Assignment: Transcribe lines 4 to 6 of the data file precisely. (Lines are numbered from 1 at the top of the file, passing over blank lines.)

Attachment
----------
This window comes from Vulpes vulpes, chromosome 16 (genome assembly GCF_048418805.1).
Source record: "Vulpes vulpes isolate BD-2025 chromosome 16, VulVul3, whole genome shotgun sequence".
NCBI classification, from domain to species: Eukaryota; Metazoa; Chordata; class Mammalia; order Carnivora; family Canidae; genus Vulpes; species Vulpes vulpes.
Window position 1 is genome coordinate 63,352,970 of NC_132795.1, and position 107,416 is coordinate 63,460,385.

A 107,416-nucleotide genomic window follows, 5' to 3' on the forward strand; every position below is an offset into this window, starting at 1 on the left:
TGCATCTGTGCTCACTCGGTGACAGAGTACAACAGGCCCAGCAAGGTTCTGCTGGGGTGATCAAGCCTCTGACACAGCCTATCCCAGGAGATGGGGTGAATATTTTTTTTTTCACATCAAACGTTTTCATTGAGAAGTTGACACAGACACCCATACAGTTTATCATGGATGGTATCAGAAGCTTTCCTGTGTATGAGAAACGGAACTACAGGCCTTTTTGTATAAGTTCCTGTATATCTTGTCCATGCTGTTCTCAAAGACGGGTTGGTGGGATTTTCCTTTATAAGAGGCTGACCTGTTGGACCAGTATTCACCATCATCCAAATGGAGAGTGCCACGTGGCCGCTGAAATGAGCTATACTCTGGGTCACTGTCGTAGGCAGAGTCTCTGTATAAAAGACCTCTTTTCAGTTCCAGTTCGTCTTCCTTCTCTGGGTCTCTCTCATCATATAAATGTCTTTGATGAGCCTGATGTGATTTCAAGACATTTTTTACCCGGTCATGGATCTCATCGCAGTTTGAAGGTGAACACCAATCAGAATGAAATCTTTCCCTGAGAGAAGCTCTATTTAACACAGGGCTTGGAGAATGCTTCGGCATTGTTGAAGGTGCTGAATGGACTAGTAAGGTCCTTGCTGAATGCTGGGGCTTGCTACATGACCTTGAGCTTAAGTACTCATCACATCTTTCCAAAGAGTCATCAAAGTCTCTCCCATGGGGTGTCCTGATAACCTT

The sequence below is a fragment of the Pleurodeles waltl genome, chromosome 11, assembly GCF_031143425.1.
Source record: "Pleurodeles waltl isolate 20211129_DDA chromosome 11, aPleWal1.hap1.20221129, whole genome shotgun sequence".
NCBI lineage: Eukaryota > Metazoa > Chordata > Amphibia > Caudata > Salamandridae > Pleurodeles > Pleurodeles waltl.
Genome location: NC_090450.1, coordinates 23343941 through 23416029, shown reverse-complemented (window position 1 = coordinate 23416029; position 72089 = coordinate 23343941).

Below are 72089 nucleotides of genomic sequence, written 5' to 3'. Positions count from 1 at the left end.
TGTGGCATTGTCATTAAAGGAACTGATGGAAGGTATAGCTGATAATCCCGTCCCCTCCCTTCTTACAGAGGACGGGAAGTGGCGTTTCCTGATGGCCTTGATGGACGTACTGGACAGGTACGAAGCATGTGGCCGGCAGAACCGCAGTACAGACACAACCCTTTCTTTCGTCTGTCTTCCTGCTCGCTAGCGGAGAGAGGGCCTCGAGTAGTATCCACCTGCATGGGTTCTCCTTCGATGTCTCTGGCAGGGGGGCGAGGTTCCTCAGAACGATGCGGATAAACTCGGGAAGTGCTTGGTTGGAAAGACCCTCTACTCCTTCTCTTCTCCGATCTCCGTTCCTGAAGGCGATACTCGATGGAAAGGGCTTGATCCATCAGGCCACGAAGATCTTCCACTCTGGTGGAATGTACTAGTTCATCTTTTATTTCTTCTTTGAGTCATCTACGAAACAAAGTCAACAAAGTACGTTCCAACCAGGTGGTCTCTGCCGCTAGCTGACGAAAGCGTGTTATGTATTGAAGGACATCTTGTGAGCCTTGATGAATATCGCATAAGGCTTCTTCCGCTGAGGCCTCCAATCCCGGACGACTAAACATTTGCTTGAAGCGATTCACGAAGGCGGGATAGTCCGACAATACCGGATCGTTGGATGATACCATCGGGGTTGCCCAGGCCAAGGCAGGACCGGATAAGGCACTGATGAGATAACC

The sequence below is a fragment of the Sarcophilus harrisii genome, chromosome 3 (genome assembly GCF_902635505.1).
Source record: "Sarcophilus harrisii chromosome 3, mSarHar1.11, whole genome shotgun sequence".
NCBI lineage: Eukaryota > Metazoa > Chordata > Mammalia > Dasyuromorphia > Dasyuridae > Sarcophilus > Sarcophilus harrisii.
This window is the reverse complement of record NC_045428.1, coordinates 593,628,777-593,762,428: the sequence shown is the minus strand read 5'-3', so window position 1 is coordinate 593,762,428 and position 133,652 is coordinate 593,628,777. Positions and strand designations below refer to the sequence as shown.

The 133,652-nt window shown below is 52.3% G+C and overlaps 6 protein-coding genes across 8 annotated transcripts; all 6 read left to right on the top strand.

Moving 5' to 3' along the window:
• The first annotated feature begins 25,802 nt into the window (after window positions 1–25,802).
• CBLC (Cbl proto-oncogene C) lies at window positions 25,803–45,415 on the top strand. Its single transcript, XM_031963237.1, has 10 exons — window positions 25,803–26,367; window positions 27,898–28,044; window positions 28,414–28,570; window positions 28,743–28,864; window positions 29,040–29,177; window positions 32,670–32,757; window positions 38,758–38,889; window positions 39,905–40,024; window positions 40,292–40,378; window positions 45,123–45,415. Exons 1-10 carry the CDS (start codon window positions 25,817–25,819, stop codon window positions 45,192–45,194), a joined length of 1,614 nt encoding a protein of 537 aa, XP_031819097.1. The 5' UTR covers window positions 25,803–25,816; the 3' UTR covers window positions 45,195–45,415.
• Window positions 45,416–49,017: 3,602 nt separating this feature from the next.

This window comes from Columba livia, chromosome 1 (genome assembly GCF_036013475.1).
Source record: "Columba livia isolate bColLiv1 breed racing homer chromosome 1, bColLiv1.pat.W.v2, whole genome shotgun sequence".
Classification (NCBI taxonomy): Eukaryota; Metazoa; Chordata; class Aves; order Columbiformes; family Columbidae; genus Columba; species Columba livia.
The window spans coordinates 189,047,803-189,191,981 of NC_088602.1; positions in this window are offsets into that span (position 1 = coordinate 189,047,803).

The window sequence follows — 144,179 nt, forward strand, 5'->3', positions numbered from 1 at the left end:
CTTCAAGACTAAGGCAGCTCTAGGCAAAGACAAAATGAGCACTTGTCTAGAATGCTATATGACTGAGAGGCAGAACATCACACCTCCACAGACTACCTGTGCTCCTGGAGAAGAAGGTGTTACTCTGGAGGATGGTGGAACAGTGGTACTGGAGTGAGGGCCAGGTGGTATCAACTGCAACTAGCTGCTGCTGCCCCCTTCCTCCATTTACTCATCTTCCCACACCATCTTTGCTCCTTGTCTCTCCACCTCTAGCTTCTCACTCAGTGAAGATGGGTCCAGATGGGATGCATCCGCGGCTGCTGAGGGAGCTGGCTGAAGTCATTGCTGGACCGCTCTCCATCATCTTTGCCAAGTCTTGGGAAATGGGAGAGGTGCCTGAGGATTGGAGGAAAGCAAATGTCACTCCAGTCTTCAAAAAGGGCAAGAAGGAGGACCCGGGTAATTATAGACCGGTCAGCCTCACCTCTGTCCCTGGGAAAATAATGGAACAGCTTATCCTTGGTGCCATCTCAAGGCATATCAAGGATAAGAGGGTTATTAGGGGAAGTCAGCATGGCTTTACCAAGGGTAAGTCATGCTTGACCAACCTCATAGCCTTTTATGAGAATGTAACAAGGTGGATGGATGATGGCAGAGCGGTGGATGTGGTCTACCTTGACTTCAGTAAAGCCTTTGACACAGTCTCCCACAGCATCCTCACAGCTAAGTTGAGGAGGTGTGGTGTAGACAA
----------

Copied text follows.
Window position 1 is genome coordinate 63,352,970 of NC_132795.1, and position 107,416 is coordinate 63,460,385.

A 107,416-nucleotide genomic window follows, 5' to 3' on the forward strand; every position below is an offset into this window, starting at 1 on the left:
TGCATCTGTGCTCACTCGGTGACAGAGTACAACAGGCCCAGCAAGGTTCTGCTGGGGTGATCAAGCCTCTGACACAGCCTATCCCAGGAGATGGGGTGAATATTTTTTTTTTCACATCAAACGTTTTCATTGAGAAGTTGACACAGACACCCATACAGTTTATCATGGATGGTATCAGAAGCTTTCCTGTGTATGAGAAACGGAACTACAGGCCTTTTTGTATAAGTTCCTGTATATCTTGTCCATGCTGTTCTCAAAGACGGGTTGGTGGGATTTTCCTTTATAAGAGGCTGACCTGTTGGACCAGTATTCACCATCATCCAAATGGAGAGTGCCACGTGGCCGCTGAAATGAGCTATACTCTGGGTCACTGTCGTAGGCAGAGTCTCTGTATAAAAGACCTCTTTTCAGTTCCAGTTCGTCTTCCTTCTCTGGGTCTCTCTCATCATATAAATGTCTTTGATGAGCCTGATGTGATTTCAAGACATTTTTTACCCGGTCATGGATCTCATCGCAGTTTGAAGGTGAACACCAATCAGAATGAAATCTTTCCCTGAGAGAAGCTCTATTTAACACAGGGCTTGGAGAATGCTTCGGCATTGTTGAAGGTGCTGAATGGACTAGTAAGGTCCTTGCTGAATGCTGGGGCTTGCTACATGACCTTGAGCTTAAGTACTCATCACATCTTTCCAAAGAGTCATCAAAGTCTCTCCCATGGGGTGTCCTGATAACCTT